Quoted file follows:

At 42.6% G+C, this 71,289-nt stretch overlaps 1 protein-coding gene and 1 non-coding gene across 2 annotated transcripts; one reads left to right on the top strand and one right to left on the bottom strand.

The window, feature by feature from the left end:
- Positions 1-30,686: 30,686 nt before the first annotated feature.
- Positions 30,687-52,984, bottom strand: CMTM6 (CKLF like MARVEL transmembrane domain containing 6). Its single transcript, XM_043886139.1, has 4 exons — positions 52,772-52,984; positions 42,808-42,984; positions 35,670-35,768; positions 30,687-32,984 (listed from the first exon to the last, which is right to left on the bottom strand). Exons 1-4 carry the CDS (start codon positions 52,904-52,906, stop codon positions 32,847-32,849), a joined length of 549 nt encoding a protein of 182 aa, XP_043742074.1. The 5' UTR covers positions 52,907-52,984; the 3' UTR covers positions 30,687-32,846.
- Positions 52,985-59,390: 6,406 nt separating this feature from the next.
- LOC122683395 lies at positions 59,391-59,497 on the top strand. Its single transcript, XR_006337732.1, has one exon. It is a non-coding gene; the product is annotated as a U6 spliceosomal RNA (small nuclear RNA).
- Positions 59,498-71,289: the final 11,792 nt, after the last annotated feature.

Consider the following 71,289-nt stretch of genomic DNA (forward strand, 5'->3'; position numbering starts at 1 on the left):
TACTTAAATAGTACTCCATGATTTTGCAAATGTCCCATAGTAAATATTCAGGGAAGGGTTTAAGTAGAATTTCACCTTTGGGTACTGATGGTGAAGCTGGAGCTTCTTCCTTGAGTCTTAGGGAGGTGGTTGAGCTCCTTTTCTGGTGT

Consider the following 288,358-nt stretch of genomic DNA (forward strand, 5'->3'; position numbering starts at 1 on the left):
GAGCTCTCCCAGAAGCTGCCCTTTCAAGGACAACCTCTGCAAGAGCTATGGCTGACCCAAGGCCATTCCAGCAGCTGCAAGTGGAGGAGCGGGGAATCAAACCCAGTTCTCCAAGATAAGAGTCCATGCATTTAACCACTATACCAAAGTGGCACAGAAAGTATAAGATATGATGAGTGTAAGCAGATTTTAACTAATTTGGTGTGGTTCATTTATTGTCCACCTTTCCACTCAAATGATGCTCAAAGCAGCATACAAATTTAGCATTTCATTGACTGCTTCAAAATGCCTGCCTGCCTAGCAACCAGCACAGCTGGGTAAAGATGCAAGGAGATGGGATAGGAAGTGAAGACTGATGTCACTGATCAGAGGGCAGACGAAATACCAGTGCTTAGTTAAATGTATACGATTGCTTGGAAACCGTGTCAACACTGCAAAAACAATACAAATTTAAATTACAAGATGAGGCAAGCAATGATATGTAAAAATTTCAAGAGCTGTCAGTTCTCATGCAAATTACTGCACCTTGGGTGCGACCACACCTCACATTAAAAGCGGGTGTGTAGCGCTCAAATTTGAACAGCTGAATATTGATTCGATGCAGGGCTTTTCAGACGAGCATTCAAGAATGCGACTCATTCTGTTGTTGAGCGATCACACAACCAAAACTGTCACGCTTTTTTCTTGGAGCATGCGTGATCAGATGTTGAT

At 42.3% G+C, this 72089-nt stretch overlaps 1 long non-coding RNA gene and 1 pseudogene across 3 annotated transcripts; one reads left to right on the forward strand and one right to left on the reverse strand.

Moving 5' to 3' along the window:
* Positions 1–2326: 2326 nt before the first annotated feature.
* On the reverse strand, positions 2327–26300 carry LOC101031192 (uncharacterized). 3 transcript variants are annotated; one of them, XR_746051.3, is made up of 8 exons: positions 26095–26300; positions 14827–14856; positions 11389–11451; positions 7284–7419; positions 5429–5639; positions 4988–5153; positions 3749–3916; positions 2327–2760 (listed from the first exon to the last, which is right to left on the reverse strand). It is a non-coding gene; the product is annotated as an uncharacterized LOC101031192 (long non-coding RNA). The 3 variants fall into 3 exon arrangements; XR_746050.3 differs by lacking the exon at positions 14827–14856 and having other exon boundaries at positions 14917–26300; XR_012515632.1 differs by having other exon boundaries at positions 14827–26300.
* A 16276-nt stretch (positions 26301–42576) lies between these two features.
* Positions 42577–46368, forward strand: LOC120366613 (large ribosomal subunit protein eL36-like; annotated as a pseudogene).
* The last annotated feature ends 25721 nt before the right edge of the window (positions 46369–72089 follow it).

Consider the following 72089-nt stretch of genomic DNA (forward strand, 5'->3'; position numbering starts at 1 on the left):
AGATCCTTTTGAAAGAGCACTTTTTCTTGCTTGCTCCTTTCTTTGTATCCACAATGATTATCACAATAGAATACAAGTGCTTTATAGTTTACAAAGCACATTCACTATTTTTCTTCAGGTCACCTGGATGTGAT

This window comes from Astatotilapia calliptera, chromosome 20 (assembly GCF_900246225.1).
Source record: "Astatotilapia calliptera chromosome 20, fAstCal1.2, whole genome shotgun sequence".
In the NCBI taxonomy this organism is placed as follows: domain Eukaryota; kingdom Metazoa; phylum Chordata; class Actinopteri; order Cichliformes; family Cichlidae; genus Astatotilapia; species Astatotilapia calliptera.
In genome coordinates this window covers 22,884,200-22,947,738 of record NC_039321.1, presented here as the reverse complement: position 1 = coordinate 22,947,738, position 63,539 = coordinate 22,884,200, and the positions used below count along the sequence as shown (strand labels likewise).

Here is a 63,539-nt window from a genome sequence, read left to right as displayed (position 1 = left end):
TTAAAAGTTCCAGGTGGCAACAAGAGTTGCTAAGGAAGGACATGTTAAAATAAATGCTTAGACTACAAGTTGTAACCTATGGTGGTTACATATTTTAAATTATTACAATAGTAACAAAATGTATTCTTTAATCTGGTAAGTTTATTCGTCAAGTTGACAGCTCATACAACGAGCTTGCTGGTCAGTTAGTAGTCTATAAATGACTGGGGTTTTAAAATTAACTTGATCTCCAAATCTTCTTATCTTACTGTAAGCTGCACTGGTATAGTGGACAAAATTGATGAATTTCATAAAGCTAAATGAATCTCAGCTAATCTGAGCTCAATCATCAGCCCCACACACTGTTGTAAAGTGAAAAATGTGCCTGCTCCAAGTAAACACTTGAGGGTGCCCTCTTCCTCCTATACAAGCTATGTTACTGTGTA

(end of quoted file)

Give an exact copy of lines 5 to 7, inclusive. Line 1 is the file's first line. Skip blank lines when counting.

- Positions 52,985-59,390: 6,406 nt separating this feature from the next.
- LOC122683395 lies at positions 59,391-59,497 on the top strand. Its single transcript, XR_006337732.1, has one exon. It is a non-coding gene; the product is annotated as a U6 spliceosomal RNA (small nuclear RNA).
- Positions 59,498-71,289: the final 11,792 nt, after the last annotated feature.